80% zero carbon energy by 2040 achievable, says oil-backed commission

texas wind
CC BY-NC 2.0 DrewKolb

When I wrote about the arrival of unsubsidized wind farms (onshore and off), I noted that even Royal Dutch Shell was lobbying for a massive increase in offshore wind.

There may be good reason for that: Forbes reports that the Energy Transitions Commission (ETC)—which was founded by Shell and is backed by other energy giants like Statoil—is predicting that the world's energy systems could be powered by 80% zero carbon sources by 2040. As Forbes notes, that's a pretty astounding figure, given that many environmentalists were skeptical of the ETC's original remit of establishing a pathway to 50% zero carbon by 2050.

Of course, others will argue that it's still not enough, and that we need to get to zero as quickly as possible. But I tend to think that such arguments miss the point. Predictions are, after all, only predictions. From cheaper solar to new kinds of batteries, the chances are that there will be many, many innovations and new developments on the road toward decarbonization.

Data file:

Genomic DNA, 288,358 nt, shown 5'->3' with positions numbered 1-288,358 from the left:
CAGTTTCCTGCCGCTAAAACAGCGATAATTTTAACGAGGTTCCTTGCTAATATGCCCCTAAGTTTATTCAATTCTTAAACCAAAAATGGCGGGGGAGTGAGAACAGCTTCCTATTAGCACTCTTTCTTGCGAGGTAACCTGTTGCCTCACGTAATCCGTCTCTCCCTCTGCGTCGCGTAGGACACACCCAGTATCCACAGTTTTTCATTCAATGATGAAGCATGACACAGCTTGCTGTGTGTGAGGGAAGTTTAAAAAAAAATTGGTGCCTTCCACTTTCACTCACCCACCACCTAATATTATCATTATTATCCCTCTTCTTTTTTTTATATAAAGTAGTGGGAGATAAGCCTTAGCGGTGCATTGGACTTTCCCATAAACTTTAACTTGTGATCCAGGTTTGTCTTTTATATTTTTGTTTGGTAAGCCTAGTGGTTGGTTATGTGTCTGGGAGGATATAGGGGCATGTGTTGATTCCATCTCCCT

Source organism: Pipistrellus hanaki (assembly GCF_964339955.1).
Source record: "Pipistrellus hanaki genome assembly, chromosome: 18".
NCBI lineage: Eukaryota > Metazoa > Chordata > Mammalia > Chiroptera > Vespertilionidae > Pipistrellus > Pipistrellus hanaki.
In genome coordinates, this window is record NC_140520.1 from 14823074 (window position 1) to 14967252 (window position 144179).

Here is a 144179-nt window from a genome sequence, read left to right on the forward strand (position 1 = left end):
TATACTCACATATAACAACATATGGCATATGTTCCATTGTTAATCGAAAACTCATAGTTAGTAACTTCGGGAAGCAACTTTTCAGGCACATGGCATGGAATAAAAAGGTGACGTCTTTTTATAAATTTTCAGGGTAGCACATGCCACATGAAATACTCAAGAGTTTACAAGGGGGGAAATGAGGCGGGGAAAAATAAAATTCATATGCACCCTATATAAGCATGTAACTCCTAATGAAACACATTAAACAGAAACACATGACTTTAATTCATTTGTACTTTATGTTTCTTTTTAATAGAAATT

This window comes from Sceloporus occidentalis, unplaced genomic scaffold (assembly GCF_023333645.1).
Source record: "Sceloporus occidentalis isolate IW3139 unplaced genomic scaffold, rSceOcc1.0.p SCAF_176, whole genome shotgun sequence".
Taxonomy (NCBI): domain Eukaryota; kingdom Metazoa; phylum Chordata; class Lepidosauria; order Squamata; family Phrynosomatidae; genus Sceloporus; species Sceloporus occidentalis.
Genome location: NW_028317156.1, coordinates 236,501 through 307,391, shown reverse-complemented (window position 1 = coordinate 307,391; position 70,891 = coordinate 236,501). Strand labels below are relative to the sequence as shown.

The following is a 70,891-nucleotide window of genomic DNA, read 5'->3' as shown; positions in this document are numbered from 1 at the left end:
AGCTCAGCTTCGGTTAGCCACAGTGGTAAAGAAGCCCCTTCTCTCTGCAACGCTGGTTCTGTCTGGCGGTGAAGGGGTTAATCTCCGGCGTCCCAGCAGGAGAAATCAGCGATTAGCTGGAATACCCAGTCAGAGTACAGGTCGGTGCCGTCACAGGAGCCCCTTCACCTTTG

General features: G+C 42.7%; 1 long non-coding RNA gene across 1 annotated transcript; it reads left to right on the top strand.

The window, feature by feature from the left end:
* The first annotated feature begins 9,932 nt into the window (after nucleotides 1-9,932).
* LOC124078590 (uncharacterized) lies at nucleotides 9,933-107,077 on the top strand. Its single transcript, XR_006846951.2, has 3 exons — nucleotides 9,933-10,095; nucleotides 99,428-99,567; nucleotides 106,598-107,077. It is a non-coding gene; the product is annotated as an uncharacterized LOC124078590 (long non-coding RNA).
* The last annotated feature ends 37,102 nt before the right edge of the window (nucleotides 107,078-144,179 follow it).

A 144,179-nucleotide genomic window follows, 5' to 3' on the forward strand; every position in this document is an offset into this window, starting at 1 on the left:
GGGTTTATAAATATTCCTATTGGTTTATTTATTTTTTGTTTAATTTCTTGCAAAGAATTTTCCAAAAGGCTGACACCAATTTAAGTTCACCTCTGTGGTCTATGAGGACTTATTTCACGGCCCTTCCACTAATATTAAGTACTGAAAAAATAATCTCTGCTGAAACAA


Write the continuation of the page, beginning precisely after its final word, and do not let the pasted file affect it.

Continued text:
Whether individual commissions or think tanks are aiming for 100% zero carbon, or 80% zero carbon, by 2040 is not really the issue. The issue is that environmentalists, big business and—increasingly—big energy are all seeing a future that's headed in the same direction. At some point, investors and corporate leaders are going to want to rip off the band-aid and go for broke. As Steve Howard of IKEA has argued, in some ways, "a 100% goal is easier than 90 percent, or 50 percent." After all, why continue to invest in the solutions and infrastructure that will eventually become obsolete anyway?

Now, the ETC report does take some umbrage with that view—arguing that it's easier to see a pathway to decarbonizing the first 80%, than the last 20%. We've yet to see truly viable alternative fuels for aviation, for example. And the ETC is arguing for a continued "optimization of fossil fuels—moving from coal to natural gas, and getting serious about slashing methane emissions. But given that we were envisioning rapid growth of coal in China for many decades to come—and that industry is now well and truly on the ropes—I am learning to put less weight on prediction as prophecy, and more on it as an indicator of intention. In that, we can be thankful that investment will continue to flow from high carbon to low carbon sources regardless of what happens in Washington.

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